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Throughout the 2021-22 academic year, we will be prioritising face to face teaching as part of a blended learning approach that builds on the lessons learned over the course of the Coronavirus pandemic. Teaching will vary between online and on-campus delivery through the year, and you should read guidance from the academic department for details of how this will work for a particular module. You can find out more about the University’s overall response to Coronavirus at: https://warwick.ac.uk/coronavirus.

PH134-30 Introduction to Philosophy Without Logic

Department
Philosophy
Level
Undergraduate Level 1
Module leader
Kirk Surgener
Credit value
30
Module duration
18 weeks
Assessment
Multiple
Study location
University of Warwick main campus, Coventry
Introductory description

PH134 - Introduction to Philosophy (without logic)

Module aims

This module is team taught by a number of academic staff from the Philosophy department to provide a wide-ranging introduction to some of the most important issues and works in philosophy.

The areas covered will be: Term 1: Ancient Philosophy, Continental Philosophy, Moral Philosophy, Political Philosophy Term 2: Epistemology, Metaphysics, Philosophy of Mind, Aesthetics

Outline syllabus

This is an indicative module outline only to give an indication of the sort of topics that may be covered. Actual sessions held may differ.

The following subject areas and approaches will be covered:

Terms 1 and 2:
Ancient Philosophy
Moral Philosophy
Political Philosophy
Aesthetics
Continental Philosophy
Epistemology
Metaphysics
Philosophy of Mind

Learning outcomes

By the end of the module, students should be able to:

  • Understand main debates in key subject areas of philosophy, such as moral and political philosophy, epistemology and metaphysics, aesthetics, continental philosophy
  • Articulate their own view of the relative merits of different positions in key debates and engage critically with other points of view.
  • critically analyse and evaluate philosophical arguments in different subject areas of philosophy
  • recognize the distinctive contributions made by various texts that are central to the history of philosophy and critically engage with the arguments presented therein
Indicative reading list

See electronic bibliography

View reading list on Talis Aspire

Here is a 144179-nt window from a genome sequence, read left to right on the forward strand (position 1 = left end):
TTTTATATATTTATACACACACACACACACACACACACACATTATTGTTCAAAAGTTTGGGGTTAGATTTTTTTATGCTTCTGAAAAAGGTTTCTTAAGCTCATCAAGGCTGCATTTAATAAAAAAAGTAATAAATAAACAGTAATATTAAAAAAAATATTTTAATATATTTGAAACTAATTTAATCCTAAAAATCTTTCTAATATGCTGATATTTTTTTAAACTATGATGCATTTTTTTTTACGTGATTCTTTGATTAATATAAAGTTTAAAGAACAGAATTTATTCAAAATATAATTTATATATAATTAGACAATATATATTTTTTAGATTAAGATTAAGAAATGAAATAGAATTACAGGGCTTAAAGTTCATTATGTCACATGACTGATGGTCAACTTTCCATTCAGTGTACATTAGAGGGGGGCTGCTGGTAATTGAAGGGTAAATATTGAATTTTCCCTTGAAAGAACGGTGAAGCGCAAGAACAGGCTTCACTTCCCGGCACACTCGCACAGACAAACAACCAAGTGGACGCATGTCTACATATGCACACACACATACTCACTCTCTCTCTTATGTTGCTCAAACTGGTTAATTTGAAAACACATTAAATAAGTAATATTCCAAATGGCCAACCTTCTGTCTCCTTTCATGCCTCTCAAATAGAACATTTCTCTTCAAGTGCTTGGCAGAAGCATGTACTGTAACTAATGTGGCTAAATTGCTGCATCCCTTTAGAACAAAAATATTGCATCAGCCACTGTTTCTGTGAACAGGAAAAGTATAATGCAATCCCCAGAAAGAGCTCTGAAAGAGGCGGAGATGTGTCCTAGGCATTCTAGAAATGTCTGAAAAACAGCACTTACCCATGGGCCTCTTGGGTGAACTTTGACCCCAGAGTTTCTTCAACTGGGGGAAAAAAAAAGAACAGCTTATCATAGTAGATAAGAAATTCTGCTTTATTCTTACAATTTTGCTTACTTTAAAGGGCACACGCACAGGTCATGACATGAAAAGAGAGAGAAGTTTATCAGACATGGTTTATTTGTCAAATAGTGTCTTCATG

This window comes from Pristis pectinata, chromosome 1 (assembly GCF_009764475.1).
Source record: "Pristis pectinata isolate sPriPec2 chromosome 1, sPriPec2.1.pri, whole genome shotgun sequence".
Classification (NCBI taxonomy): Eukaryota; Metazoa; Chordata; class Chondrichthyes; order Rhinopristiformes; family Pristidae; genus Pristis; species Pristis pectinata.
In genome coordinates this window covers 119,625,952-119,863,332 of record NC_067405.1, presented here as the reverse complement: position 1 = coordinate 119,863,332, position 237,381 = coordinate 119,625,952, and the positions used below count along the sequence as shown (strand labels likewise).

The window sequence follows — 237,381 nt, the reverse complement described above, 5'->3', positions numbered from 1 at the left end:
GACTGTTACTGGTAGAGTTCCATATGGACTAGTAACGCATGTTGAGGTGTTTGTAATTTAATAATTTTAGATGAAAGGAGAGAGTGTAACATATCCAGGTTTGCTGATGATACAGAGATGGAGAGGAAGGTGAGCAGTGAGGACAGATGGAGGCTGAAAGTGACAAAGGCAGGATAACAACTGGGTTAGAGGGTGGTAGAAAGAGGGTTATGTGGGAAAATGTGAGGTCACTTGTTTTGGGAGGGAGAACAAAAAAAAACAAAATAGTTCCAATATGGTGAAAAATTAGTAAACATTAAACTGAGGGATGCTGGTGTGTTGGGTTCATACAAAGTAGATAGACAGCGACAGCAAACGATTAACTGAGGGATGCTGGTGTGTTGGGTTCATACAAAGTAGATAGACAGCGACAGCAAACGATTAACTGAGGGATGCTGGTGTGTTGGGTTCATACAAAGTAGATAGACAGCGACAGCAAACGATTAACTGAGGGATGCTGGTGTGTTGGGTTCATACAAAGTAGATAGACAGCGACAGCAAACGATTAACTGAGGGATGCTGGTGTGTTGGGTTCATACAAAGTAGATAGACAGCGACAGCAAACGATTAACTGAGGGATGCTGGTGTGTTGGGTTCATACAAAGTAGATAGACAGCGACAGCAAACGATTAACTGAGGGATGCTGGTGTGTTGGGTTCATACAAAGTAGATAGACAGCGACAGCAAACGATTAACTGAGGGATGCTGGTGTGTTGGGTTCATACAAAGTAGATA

Subject specific skills

Knowledge and understanding of core philosophical topics; philosophy essay writing skills; logical analysis and methods.

Transferable skills

Critical evaluation, persuasive writing, logical analysis, critical discussion.

Study time

Type Required
Lectures 18 sessions of 2 hours (12%)
Seminars 17 sessions of 1 hour (6%)
Private study 247 hours (82%)
Total 300 hours
Private study description

No private study requirements defined for this module.

Costs

No further costs have been identified for this module.

You do not need to pass all assessment components to pass the module.

Students can register for this module without taking any assessment.

Assessment group A
Weighting Study time
Written Assignment 1 (1000 words) 10%
Written Assignment 2 (1000 words) 10%
Written Assignment 3 (2000 words) 40%
Written Assignment 4 (2000 words) 40%
Assessment group R
Weighting Study time
Online Examination 100%

3 hour exam


  • Answerbook Pink (12 page)
Feedback on assessment

Feedback on essays will be provided via Tabula, addressing standard areas of evaluation and individual content. Feedback on examinations will be provided in the form of a summary report.

Past exam papers for PH134

Anti-requisite modules

If you take this module, you cannot also take:

  • PH136-15 Logic 1: Introduction to Symbolic Logic
  • PH144-15 Mind and Reality
  • PH145-15 Plato and Descartes
  • PH149-15 Key Debates in Moral and Political Philosophy

Courses

This module is Core for:

  • Year 1 of UIPA-V5L8 Undergraduate Philosophy and Global Sustainable Development
  • Year 1 of UPHA-VQ52 Undergraduate Philosophy, Literature and Classics

This module is Optional for:

  • UECA-3 Undergraduate Economics 3 Year Variants
    • Year 1 of L100 Economics
    • Year 1 of L116 Economics and Industrial Organization
  • Year 1 of UECA-LM1D Undergraduate Economics, Politics and International Studies
  • Year 1 of UHIA-V1V5 Undergraduate History and Philosophy